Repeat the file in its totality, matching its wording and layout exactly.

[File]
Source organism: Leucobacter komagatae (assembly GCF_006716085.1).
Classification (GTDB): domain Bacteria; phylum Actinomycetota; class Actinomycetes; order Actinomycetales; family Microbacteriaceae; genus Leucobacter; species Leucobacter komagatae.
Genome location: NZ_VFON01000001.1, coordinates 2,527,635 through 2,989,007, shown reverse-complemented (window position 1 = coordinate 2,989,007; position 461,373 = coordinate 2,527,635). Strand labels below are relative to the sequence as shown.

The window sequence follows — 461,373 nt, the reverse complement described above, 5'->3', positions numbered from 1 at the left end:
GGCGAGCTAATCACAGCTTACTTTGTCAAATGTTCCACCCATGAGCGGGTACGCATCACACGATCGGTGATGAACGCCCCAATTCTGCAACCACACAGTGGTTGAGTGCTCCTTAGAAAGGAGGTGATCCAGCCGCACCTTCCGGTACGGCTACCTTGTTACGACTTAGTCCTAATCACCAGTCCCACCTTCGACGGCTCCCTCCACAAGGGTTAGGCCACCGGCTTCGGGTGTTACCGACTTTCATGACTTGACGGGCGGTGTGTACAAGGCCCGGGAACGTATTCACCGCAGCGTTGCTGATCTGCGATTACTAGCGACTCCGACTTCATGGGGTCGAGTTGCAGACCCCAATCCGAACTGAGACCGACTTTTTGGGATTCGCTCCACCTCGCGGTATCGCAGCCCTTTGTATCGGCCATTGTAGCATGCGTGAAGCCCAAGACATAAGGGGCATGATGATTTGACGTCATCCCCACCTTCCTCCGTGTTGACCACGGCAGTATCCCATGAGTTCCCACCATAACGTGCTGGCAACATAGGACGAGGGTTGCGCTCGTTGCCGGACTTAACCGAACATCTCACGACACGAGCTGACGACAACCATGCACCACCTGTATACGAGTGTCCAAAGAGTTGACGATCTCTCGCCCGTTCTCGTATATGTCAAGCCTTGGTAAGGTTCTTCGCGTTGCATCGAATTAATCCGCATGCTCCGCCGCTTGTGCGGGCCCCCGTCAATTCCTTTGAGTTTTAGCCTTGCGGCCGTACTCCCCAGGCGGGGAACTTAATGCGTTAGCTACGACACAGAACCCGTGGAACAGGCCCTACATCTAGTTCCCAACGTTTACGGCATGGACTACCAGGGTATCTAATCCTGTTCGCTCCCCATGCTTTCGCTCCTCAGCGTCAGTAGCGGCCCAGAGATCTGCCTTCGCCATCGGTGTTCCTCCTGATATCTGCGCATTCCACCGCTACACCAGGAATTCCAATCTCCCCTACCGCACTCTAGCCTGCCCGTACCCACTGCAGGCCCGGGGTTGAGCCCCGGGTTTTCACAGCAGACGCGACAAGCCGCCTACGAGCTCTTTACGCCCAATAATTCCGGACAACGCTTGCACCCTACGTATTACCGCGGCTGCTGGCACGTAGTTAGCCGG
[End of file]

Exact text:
Source organism: Leucobacter komagatae (assembly GCF_006716085.1).
Classification (GTDB): domain Bacteria; phylum Actinomycetota; class Actinomycetes; order Actinomycetales; family Microbacteriaceae; genus Leucobacter; species Leucobacter komagatae.
Genome location: NZ_VFON01000001.1, coordinates 2,527,635 through 2,989,007, shown reverse-complemented (window position 1 = coordinate 2,989,007; position 461,373 = coordinate 2,527,635). Strand labels below are relative to the sequence as shown.

The window sequence follows — 461,373 nt, the reverse complement described above, 5'->3', positions numbered from 1 at the left end:
GGCGAGCTAATCACAGCTTACTTTGTCAAATGTTCCACCCATGAGCGGGTACGCATCACACGATCGGTGATGAACGCCCCAATTCTGCAACCACACAGTGGTTGAGTGCTCCTTAGAAAGGAGGTGATCCAGCCGCACCTTCCGGTACGGCTACCTTGTTACGACTTAGTCCTAATCACCAGTCCCACCTTCGACGGCTCCCTCCACAAGGGTTAGGCCACCGGCTTCGGGTGTTACCGACTTTCATGACTTGACGGGCGGTGTGTACAAGGCCCGGGAACGTATTCACCGCAGCGTTGCTGATCTGCGATTACTAGCGACTCCGACTTCATGGGGTCGAGTTGCAGACCCCAATCCGAACTGAGACCGACTTTTTGGGATTCGCTCCACCTCGCGGTATCGCAGCCCTTTGTATCGGCCATTGTAGCATGCGTGAAGCCCAAGACATAAGGGGCATGATGATTTGACGTCATCCCCACCTTCCTCCGTGTTGACCACGGCAGTATCCCATGAGTTCCCACCATAACGTGCTGGCAACATAGGACGAGGGTTGCGCTCGTTGCCGGACTTAACCGAACATCTCACGACACGAGCTGACGACAACCATGCACCACCTGTATACGAGTGTCCAAAGAGTTGACGATCTCTCGCCCGTTCTCGTATATGTCAAGCCTTGGTAAGGTTCTTCGCGTTGCATCGAATTAATCCGCATGCTCCGCCGCTTGTGCGGGCCCCCGTCAATTCCTTTGAGTTTTAGCCTTGCGGCCGTACTCCCCAGGCGGGGAACTTAATGCGTTAGCTACGACACAGAACCCGTGGAACAGGCCCTACATCTAGTTCCCAACGTTTACGGCATGGACTACCAGGGTATCTAATCCTGTTCGCTCCCCATGCTTTCGCTCCTCAGCGTCAGTAGCGGCCCAGAGATCTGCCTTCGCCATCGGTGTTCCTCCTGATATCTGCGCATTCCACCGCTACACCAGGAATTCCAATCTCCCCTACCGCACTCTAGCCTGCCCGTACCCACTGCAGGCCCGGGGTTGAGCCCCGGGTTTTCACAGCAGACGCGACAAGCCGCCTACGAGCTCTTTACGCCCAATAATTCCGGACAACGCTTGCACCCTACGTATTACCGCGGCTGCTGGCACGTAGTTAGCCGG